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Publish research data

Make your data findable, usable and citable
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Publishing your data is an opportunity to showcase and increase the visibility of your research. Making your data available enables others to reuse or validate your data while giving you credit. The Research Data Management Policy 2014 specifies that all finalised datasets should be made openly available and data publishing is mandated by some funders and publishers. When publishing data, the FAIR principles (data should be Findable, Accessible, Interoperable and Re-usable) should be taken into account to ensure that data is published in a way that is usable to researchers not involved in the initial project.

Publishing your data for impact

These best practices tips below will help you comply with the FAIR principles and ensure that your data can be found, understood, re-used and cited.

  1. Describe your data: Publishing a thorough description of your data along with the dataset means that others will be able to understand and potentially re-use your data. Find out more information here.
  2. Use the best file format: Publish your data in an open or standard file format so that everyone will be able to open your dataset. If you have to publish your data in a file format that needs specific software, include this information as part of the dataset description. Find out more information here.
  3. License your data: A copyright license on your data will mean that your data is attributed to you if it’s re-used and will allow you to put some restrictions on how your data may be re-used, if needed. Find out more information here.
  4. Get a persistent identifier: Persistent identifiers, like a DOIs and ORCiDs, are the easiest way of linking items together, such as linking a dataset to a related publication. They also make citing data easier and increase the availability of citation metrics. Find out more here.
  5. Find the best place to publish: There are many places to publish data. It’s up to you to decide if you want to publish in a discipline specific repository that contains data similar to yours, the University’s institutional repository (Sydney eScholarship), or a general repository such as Figshare. Find the best publishing option for you using the information at the bottom of this page.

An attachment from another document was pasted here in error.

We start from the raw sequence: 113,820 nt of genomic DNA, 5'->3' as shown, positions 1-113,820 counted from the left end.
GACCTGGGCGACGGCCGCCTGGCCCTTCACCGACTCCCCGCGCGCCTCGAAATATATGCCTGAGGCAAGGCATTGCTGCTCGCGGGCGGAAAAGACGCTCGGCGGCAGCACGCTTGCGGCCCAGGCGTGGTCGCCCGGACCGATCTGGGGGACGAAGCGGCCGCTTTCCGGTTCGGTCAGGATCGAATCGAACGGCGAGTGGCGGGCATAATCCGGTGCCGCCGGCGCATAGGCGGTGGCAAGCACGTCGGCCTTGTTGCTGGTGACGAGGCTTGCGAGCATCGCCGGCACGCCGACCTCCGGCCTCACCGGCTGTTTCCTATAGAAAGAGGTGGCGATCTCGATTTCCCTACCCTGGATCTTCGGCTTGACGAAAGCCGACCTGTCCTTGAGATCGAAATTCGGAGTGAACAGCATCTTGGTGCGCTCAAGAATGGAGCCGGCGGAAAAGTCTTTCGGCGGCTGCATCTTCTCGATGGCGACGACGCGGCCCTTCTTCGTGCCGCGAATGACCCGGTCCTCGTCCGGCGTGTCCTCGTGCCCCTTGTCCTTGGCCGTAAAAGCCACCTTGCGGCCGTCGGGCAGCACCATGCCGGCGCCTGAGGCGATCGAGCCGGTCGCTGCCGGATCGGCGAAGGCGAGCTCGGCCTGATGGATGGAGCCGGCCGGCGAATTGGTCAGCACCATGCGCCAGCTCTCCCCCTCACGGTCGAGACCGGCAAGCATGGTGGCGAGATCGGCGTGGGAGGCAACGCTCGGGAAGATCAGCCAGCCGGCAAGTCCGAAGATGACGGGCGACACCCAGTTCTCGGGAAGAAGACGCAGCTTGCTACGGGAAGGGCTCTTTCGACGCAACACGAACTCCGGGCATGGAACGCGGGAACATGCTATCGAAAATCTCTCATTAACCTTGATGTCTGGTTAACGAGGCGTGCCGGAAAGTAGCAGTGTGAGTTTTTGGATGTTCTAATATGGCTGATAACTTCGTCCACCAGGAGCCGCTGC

Please note that some publishers have specific requirements about how data relating to an article published in their journal is made available. Always check the journal policy to ensure you understand the requirements that apply to you and your data.

Publishing options

Sydney eScholarship repository
  • The Sydney eScholarship repository is the University's open access institutional repository. You should consider using the repository to archive and publish your research outputs if you have openly accessible datasets of less than 1.5GB, or if you wish to make pre or post-print copies of your publications available.

    More information is available on the Sydney eScholarship homepage.

Discipline specific and general repositories
  • Discipline-specific and general repositories are available to publish your data. Publishing in a discipline specific repository enhances the chance of your data being found and re-used by researchers in your field. Discipline-specific data repositories are also a great way for you to find existing datasets to use in your own research. The best way to find a discipline specific repository is to search online repository registries, such as the Open Access Directory (OAD) and the Registry of Research Data Repositories, or by talking to your colleagues, the Research Data team or your Academic Liaison Librarian to see what repositories they are aware of. When a discipline specific repository isn’t available, or if you want to reach a wider audience, you can publish in a general repository like Figshare or Mendeley Data.

Sydney Research Data Registry
  • The Sydney Research Data Registry is an online system for capturing information about research data collections created by researchers at the University of Sydney. The system can publish descriptive information about research data collections to the discovery service, Research Data Australia. To register your research data collection, contact the Research Data team.

Research Data Australia
  • You can improve the visibility of your data via Research Data Australia (RDA). RDA is a catalogue of Australian research data collections. Your data won’t be stored on RDA, but the site will provide a description of your dataset along with other relevant metadata and a link to where the data can be accessed. This makes RDA a good place to advertise your data for others to find and re-use.


Controlling access

When it comes to publishing your data, you have options when choosing the level of access you give to your data:

Open access: research data is open and freely available to be accessed and re-used

Controlled or mediated access: the metadata of your research data is openly available; access to your research data is granted upon request

Restricted access: the metadata of your research data is openly available; no access is given to the research data

Embargoes: a specific date that you can apply to a dataset record to specify when the data can be released as open or mediated access. The embargo date could, for example, make the research data restricted until an associated research paper is published.